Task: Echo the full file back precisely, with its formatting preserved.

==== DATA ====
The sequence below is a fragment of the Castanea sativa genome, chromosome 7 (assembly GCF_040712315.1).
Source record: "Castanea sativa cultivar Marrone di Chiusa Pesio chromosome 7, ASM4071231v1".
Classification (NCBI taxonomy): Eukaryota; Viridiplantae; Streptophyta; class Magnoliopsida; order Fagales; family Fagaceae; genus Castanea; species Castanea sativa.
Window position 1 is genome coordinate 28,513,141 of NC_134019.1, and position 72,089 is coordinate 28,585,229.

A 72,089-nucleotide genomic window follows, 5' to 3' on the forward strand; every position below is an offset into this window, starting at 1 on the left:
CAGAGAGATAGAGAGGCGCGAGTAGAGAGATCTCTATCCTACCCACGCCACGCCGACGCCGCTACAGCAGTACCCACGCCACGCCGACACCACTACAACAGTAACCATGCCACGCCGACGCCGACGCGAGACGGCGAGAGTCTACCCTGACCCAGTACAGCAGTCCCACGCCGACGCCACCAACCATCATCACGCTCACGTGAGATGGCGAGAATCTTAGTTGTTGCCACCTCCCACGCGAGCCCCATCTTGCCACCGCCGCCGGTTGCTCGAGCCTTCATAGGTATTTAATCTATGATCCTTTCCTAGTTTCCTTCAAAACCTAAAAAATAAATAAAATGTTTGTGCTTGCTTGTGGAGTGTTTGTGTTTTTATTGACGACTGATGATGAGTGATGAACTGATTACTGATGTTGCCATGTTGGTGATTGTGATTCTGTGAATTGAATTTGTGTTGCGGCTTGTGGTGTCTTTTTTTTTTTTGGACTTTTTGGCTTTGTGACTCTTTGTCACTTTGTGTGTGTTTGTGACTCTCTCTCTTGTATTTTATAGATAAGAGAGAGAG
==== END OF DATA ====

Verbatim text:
The sequence below is a fragment of the Castanea sativa genome, chromosome 7 (assembly GCF_040712315.1).
Source record: "Castanea sativa cultivar Marrone di Chiusa Pesio chromosome 7, ASM4071231v1".
Classification (NCBI taxonomy): Eukaryota; Viridiplantae; Streptophyta; class Magnoliopsida; order Fagales; family Fagaceae; genus Castanea; species Castanea sativa.
Window position 1 is genome coordinate 28,513,141 of NC_134019.1, and position 72,089 is coordinate 28,585,229.

A 72,089-nucleotide genomic window follows, 5' to 3' on the forward strand; every position below is an offset into this window, starting at 1 on the left:
CAGAGAGATAGAGAGGCGCGAGTAGAGAGATCTCTATCCTACCCACGCCACGCCGACGCCGCTACAGCAGTACCCACGCCACGCCGACACCACTACAACAGTAACCATGCCACGCCGACGCCGACGCGAGACGGCGAGAGTCTACCCTGACCCAGTACAGCAGTCCCACGCCGACGCCACCAACCATCATCACGCTCACGTGAGATGGCGAGAATCTTAGTTGTTGCCACCTCCCACGCGAGCCCCATCTTGCCACCGCCGCCGGTTGCTCGAGCCTTCATAGGTATTTAATCTATGATCCTTTCCTAGTTTCCTTCAAAACCTAAAAAATAAATAAAATGTTTGTGCTTGCTTGTGGAGTGTTTGTGTTTTTATTGACGACTGATGATGAGTGATGAACTGATTACTGATGTTGCCATGTTGGTGATTGTGATTCTGTGAATTGAATTTGTGTTGCGGCTTGTGGTGTCTTTTTTTTTTTTGGACTTTTTGGCTTTGTGACTCTTTGTCACTTTGTGTGTGTTTGTGACTCTCTCTCTTGTATTTTATAGATAAGAGAGAGAG